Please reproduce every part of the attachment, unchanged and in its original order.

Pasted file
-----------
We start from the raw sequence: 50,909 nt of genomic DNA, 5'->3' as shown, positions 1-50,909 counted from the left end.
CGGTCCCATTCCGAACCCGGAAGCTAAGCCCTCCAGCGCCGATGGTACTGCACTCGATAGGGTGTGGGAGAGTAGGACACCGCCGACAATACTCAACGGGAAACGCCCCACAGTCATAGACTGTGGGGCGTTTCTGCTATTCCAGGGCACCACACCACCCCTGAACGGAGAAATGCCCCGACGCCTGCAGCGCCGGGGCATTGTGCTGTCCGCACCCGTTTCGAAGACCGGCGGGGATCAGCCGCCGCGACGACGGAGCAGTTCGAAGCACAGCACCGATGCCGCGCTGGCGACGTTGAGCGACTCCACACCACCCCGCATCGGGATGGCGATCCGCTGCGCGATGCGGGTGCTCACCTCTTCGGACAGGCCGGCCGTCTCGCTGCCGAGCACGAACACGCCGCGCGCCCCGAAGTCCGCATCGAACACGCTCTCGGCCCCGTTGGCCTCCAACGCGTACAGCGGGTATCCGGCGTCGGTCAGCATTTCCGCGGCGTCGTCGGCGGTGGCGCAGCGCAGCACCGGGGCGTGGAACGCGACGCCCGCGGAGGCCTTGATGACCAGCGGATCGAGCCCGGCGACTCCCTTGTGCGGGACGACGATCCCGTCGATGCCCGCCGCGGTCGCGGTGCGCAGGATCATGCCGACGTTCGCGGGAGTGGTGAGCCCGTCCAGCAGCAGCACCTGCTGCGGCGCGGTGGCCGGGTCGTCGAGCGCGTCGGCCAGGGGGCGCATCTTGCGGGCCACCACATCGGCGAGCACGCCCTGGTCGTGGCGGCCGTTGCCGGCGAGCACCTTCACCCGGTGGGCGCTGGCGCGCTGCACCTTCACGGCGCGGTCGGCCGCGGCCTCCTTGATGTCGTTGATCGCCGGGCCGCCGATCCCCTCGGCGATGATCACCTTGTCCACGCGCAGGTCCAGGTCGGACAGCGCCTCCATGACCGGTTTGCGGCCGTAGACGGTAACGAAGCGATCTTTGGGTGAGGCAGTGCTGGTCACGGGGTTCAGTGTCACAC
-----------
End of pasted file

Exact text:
We start from the raw sequence: 50,909 nt of genomic DNA, 5'->3' as shown, positions 1-50,909 counted from the left end.
CGGTCCCATTCCGAACCCGGAAGCTAAGCCCTCCAGCGCCGATGGTACTGCACTCGATAGGGTGTGGGAGAGTAGGACACCGCCGACAATACTCAACGGGAAACGCCCCACAGTCATAGACTGTGGGGCGTTTCTGCTATTCCAGGGCACCACACCACCCCTGAACGGAGAAATGCCCCGACGCCTGCAGCGCCGGGGCATTGTGCTGTCCGCACCCGTTTCGAAGACCGGCGGGGATCAGCCGCCGCGACGACGGAGCAGTTCGAAGCACAGCACCGATGCCGCGCTGGCGACGTTGAGCGACTCCACACCACCCCGCATCGGGATGGCGATCCGCTGCGCGATGCGGGTGCTCACCTCTTCGGACAGGCCGGCCGTCTCGCTGCCGAGCACGAACACGCCGCGCGCCCCGAAGTCCGCATCGAACACGCTCTCGGCCCCGTTGGCCTCCAACGCGTACAGCGGGTATCCGGCGTCGGTCAGCATTTCCGCGGCGTCGTCGGCGGTGGCGCAGCGCAGCACCGGGGCGTGGAACGCGACGCCCGCGGAGGCCTTGATGACCAGCGGATCGAGCCCGGCGACTCCCTTGTGCGGGACGACGATCCCGTCGATGCCCGCCGCGGTCGCGGTGCGCAGGATCATGCCGACGTTCGCGGGAGTGGTGAGCCCGTCCAGCAGCAGCACCTGCTGCGGCGCGGTGGCCGGGTCGTCGAGCGCGTCGGCCAGGGGGCGCATCTTGCGGGCCACCACATCGGCGAGCACGCCCTGGTCGTGGCGGCCGTTGCCGGCGAGCACCTTCACCCGGTGGGCGCTGGCGCGCTGCACCTTCACGGCGCGGTCGGCCGCGGCCTCCTTGATGTCGTTGATCGCCGGGCCGCCGATCCCCTCGGCGATGATCACCTTGTCCACGCGCAGGTCCAGGTCGGACAGCGCCTCCATGACCGGTTTGCGGCCGTAGACGGTAACGAAGCGATCTTTGGGTGAGGCAGTGCTGGTCACGGGGTTCAGTGTCACAC